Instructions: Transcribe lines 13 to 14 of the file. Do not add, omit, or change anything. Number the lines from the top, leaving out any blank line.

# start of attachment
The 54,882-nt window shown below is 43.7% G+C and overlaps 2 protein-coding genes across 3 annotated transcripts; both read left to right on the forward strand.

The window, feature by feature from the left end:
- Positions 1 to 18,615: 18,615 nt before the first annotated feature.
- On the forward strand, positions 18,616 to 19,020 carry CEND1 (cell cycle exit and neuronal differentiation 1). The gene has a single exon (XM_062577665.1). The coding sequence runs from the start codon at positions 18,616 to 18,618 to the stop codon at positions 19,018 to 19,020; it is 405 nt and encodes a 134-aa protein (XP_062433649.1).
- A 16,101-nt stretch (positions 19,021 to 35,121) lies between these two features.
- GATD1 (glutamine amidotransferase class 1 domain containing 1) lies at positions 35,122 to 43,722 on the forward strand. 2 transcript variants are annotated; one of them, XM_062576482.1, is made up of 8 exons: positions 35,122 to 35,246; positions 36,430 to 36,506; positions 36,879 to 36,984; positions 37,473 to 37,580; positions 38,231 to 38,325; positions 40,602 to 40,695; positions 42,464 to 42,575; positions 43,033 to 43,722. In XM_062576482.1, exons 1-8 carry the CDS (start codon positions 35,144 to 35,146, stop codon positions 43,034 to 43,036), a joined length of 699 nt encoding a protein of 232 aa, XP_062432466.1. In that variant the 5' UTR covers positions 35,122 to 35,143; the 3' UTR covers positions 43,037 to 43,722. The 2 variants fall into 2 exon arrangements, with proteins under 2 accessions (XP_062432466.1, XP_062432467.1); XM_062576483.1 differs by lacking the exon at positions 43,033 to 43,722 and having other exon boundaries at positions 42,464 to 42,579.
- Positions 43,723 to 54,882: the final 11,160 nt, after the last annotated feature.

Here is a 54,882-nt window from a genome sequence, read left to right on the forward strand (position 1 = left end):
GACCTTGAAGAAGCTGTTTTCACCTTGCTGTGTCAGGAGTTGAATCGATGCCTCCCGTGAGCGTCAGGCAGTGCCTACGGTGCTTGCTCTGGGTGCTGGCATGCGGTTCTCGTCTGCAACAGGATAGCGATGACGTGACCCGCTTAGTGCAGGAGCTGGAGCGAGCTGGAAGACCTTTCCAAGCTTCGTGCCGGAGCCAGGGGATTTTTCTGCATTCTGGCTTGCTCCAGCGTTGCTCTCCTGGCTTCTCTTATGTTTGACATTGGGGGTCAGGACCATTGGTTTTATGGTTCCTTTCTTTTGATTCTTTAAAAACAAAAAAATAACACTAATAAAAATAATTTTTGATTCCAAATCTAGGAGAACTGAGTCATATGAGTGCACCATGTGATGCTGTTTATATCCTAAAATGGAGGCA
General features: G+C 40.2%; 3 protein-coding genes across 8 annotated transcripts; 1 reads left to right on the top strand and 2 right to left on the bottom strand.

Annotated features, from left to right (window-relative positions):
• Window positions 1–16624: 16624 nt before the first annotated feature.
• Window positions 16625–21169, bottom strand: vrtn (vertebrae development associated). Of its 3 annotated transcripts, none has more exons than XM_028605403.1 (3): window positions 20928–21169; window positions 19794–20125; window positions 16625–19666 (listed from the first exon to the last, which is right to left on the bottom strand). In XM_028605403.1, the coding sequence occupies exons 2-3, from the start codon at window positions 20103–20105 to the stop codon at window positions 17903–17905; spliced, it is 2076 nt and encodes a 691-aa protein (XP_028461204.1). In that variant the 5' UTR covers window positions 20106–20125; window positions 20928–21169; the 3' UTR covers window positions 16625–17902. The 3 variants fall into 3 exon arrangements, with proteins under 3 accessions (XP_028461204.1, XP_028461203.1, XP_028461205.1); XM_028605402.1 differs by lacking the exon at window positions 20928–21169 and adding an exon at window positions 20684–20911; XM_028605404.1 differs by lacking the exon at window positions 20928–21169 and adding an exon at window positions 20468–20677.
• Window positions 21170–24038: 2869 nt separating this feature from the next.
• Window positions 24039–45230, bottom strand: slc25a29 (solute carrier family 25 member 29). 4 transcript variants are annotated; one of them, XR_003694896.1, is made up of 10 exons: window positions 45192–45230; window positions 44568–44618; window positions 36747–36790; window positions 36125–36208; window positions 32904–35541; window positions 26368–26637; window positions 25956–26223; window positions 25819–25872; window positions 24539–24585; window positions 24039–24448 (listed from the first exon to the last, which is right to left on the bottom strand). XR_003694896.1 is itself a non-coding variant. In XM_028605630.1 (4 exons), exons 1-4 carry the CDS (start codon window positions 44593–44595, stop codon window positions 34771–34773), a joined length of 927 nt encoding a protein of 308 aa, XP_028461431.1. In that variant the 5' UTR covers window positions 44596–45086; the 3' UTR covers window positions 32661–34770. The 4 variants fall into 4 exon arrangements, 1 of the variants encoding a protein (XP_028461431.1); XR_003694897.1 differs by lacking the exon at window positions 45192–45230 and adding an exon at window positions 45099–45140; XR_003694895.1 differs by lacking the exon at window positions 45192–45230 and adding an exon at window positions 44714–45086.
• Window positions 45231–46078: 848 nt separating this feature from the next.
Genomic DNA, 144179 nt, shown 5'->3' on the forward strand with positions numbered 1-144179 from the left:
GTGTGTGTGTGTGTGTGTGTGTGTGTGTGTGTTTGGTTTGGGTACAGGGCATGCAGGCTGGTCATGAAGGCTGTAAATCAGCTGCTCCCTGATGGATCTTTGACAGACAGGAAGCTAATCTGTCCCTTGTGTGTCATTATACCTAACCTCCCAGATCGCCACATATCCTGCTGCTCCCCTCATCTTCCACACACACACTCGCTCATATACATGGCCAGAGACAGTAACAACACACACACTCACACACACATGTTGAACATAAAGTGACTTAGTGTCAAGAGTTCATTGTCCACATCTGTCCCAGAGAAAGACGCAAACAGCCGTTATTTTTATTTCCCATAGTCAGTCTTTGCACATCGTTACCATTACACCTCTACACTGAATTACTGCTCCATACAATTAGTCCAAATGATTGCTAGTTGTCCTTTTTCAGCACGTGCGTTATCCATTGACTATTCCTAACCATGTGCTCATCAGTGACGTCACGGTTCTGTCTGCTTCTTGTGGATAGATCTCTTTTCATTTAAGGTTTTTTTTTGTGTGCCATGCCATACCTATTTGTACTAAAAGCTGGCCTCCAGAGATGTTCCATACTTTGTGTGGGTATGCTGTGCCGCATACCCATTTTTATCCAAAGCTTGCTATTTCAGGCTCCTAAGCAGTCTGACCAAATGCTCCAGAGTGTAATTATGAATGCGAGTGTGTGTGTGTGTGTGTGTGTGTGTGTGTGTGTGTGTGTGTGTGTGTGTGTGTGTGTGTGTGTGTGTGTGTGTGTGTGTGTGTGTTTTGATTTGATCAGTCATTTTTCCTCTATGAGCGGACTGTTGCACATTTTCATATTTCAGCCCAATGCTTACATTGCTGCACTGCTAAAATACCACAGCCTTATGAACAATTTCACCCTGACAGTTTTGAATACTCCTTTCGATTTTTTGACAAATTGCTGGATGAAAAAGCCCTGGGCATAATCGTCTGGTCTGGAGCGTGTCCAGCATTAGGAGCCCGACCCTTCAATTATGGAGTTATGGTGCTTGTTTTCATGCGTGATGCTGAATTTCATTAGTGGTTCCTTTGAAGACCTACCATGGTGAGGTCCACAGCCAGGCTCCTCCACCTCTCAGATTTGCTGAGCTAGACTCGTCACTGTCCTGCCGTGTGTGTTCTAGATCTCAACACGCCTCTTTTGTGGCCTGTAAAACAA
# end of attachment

• Window positions 16625–21169, bottom strand: vrtn (vertebrae development associated). Of its 3 annotated transcripts, none has more exons than XM_028605403.1 (3): window positions 20928–21169; window positions 19794–20125; window positions 16625–19666 (listed from the first exon to the last, which is right to left on the bottom strand). In XM_028605403.1, the coding sequence occupies exons 2-3, from the start codon at window positions 20103–20105 to the stop codon at window positions 17903–17905; spliced, it is 2076 nt and encodes a 691-aa protein (XP_028461204.1). In that variant the 5' UTR covers window positions 20106–20125; window positions 20928–21169; the 3' UTR covers window positions 16625–17902. The 3 variants fall into 3 exon arrangements, with proteins under 3 accessions (XP_028461204.1, XP_028461203.1, XP_028461205.1); XM_028605402.1 differs by lacking the exon at window positions 20928–21169 and adding an exon at window positions 20684–20911; XM_028605404.1 differs by lacking the exon at window positions 20928–21169 and adding an exon at window positions 20468–20677.
• Window positions 21170–24038: 2869 nt separating this feature from the next.